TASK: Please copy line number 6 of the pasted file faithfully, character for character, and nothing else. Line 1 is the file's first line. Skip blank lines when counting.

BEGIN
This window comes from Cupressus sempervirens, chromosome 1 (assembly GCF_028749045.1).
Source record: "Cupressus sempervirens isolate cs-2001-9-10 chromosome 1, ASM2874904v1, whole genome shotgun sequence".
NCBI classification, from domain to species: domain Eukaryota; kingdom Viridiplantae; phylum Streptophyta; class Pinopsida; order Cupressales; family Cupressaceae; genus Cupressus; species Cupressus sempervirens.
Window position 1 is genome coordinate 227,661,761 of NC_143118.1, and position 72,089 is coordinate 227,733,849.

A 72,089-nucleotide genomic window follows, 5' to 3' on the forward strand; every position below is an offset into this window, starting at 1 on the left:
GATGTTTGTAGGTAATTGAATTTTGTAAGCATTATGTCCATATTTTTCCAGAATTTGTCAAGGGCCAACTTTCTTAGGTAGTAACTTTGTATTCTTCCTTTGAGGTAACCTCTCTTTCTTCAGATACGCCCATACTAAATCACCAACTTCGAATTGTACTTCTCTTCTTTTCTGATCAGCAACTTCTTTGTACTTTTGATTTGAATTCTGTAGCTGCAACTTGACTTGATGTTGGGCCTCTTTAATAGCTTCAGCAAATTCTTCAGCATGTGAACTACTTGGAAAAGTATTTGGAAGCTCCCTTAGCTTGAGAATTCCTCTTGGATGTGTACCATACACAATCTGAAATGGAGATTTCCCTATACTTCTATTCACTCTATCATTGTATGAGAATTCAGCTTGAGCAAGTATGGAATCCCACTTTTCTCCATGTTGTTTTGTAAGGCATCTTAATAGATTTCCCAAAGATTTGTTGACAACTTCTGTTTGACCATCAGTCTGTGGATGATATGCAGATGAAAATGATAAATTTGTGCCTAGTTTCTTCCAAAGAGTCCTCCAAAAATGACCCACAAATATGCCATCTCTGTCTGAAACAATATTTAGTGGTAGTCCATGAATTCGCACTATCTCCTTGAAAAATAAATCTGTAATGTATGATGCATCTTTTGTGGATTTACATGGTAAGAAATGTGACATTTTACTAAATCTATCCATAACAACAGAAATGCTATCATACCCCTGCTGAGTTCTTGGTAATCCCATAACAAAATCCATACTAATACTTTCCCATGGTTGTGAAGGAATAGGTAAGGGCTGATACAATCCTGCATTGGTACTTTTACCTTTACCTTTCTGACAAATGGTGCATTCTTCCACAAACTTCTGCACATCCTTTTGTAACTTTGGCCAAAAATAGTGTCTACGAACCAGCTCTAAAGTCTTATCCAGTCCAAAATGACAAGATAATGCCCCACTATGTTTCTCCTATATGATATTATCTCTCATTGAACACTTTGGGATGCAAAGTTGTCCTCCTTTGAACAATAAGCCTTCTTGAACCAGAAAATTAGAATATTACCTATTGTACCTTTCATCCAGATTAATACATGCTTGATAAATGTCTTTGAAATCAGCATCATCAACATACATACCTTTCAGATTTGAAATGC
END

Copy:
GATGTTTGTAGGTAATTGAATTTTGTAAGCATTATGTCCATATTTTTCCAGAATTTGTCAAGGGCCAACTTTCTTAGGTAGTAACTTTGTATTCTTCCTTTGAGGTAACCTCTCTTTCTTCAGATACGCCCATACTAAATCACCAACTTCGAATTGTACTTCTCTTCTTTTCTGATCAGCAACTTCTTTGTACTTTTGATTTGAATTCTGTAGCTGCAACTTGACTTGATGTTGGGCCTCTTTAATAGCTTCAGCAAATTCTTCAGCATGTGAACTACTTGGAAAAGTATTTGGAAGCTCCCTTAGCTTGAGAATTCCTCTTGGATGTGTACCATACACAATCTGAAATGGAGATTTCCCTATACTTCTATTCACTCTATCATTGTATGAGAATTCAGCTTGAGCAAGTATGGAATCCCACTTTTCTCCATGTTGTTTTGTAAGGCATCTTAATAGATTTCCCAAAGATTTGTTGACAACTTCTGTTTGACCATCAGTCTGTGGATGATATGCAGATGAAAATGATAAATTTGTGCCTAGTTTCTTCCAAAGAGTCCTCCAAAAATGACCCACAAATATGCCATCTCTGTCTGAAACAATATTTAGTGGTAGTCCATGAATTCGCACTATCTCCTTGAAAAATAAATCTGTAATGTATGATGCATCTTTTGTGGATTTACATGGTAAGAAATGTGACATTTTACTAAATCTATCCATAACAACAGAAATGCTATCATACCCCTGCTGAGTTCTTGGTAATCCCATAACAAAATCCATACTAATACTTTCCCATGGTTGTGAAGGAATAGGTAAGGGCTGATACAATCCTGCATTGGTACTTTTACCTTTACCTTTCTGACAAATGGTGCATTCTTCCACAAACTTCTGCACATCCTTTTGTAACTTTGGCCAAAAATAGTGTCTACGAACCAGCTCTAAAGTCTTATCCAGTCCAAAATGACAAGATAATGCCCCACTATGTTTCTCCTATATGATATTATCTCTCATTGAACACTTTGGGATGCAAAGTTGTCCTCCTTTGAACAATAAGCCTTCTTGAACCAGAAAATTAGAATATTACCTATTGTACCTTTCATCCAGATTAATACATGCTTGATAAATGTCTTTGAAATCAGCATCATCAACATACATACCTTTCAGATTTGAAATGC